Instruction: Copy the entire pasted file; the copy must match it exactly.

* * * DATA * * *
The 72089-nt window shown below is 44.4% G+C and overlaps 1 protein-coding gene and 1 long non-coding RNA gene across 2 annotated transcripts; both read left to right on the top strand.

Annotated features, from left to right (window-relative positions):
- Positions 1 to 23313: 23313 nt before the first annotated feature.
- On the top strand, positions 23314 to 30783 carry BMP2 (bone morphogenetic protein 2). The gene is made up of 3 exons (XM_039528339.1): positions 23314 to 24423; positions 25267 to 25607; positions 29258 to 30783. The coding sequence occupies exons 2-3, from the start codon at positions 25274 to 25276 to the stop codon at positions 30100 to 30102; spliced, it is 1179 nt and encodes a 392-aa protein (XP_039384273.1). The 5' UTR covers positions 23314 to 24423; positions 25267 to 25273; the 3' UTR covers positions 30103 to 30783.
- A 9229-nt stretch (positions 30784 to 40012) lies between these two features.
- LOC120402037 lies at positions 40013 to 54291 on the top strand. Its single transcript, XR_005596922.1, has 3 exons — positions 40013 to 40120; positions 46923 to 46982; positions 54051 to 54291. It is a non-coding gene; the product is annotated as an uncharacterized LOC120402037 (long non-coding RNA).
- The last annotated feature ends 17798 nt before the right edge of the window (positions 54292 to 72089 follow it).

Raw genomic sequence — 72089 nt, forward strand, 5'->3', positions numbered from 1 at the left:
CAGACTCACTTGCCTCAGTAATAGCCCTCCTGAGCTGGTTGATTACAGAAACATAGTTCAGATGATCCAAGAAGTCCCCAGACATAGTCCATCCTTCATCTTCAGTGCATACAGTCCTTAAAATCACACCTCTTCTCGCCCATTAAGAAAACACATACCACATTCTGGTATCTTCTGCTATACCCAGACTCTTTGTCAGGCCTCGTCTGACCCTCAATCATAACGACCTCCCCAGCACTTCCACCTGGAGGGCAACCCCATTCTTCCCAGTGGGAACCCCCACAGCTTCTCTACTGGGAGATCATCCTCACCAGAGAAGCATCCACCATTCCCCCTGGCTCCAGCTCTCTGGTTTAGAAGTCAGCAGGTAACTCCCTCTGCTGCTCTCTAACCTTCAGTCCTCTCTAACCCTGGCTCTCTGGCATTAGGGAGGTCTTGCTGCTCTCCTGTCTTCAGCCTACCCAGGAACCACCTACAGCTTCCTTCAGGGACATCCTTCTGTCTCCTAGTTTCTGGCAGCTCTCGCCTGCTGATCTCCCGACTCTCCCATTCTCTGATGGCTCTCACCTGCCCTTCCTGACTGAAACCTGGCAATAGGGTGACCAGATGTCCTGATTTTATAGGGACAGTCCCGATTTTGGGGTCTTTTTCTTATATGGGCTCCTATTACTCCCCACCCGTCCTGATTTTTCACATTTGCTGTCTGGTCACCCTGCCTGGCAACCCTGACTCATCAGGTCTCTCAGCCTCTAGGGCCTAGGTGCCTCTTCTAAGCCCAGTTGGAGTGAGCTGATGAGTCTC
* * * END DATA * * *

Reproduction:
The 72089-nt window shown below is 44.4% G+C and overlaps 1 protein-coding gene and 1 long non-coding RNA gene across 2 annotated transcripts; both read left to right on the top strand.

Annotated features, from left to right (window-relative positions):
- Positions 1 to 23313: 23313 nt before the first annotated feature.
- On the top strand, positions 23314 to 30783 carry BMP2 (bone morphogenetic protein 2). The gene is made up of 3 exons (XM_039528339.1): positions 23314 to 24423; positions 25267 to 25607; positions 29258 to 30783. The coding sequence occupies exons 2-3, from the start codon at positions 25274 to 25276 to the stop codon at positions 30100 to 30102; spliced, it is 1179 nt and encodes a 392-aa protein (XP_039384273.1). The 5' UTR covers positions 23314 to 24423; positions 25267 to 25273; the 3' UTR covers positions 30103 to 30783.
- A 9229-nt stretch (positions 30784 to 40012) lies between these two features.
- LOC120402037 lies at positions 40013 to 54291 on the top strand. Its single transcript, XR_005596922.1, has 3 exons — positions 40013 to 40120; positions 46923 to 46982; positions 54051 to 54291. It is a non-coding gene; the product is annotated as an uncharacterized LOC120402037 (long non-coding RNA).
- The last annotated feature ends 17798 nt before the right edge of the window (positions 54292 to 72089 follow it).

Raw genomic sequence — 72089 nt, forward strand, 5'->3', positions numbered from 1 at the left:
CAGACTCACTTGCCTCAGTAATAGCCCTCCTGAGCTGGTTGATTACAGAAACATAGTTCAGATGATCCAAGAAGTCCCCAGACATAGTCCATCCTTCATCTTCAGTGCATACAGTCCTTAAAATCACACCTCTTCTCGCCCATTAAGAAAACACATACCACATTCTGGTATCTTCTGCTATACCCAGACTCTTTGTCAGGCCTCGTCTGACCCTCAATCATAACGACCTCCCCAGCACTTCCACCTGGAGGGCAACCCCATTCTTCCCAGTGGGAACCCCCACAGCTTCTCTACTGGGAGATCATCCTCACCAGAGAAGCATCCACCATTCCCCCTGGCTCCAGCTCTCTGGTTTAGAAGTCAGCAGGTAACTCCCTCTGCTGCTCTCTAACCTTCAGTCCTCTCTAACCCTGGCTCTCTGGCATTAGGGAGGTCTTGCTGCTCTCCTGTCTTCAGCCTACCCAGGAACCACCTACAGCTTCCTTCAGGGACATCCTTCTGTCTCCTAGTTTCTGGCAGCTCTCGCCTGCTGATCTCCCGACTCTCCCATTCTCTGATGGCTCTCACCTGCCCTTCCTGACTGAAACCTGGCAATAGGGTGACCAGATGTCCTGATTTTATAGGGACAGTCCCGATTTTGGGGTCTTTTTCTTATATGGGCTCCTATTACTCCCCACCCGTCCTGATTTTTCACATTTGCTGTCTGGTCACCCTGCCTGGCAACCCTGACTCATCAGGTCTCTCAGCCTCTAGGGCCTAGGTGCCTCTTCTAAGCCCAGTTGGAGTGAGCTGATGAGTCTC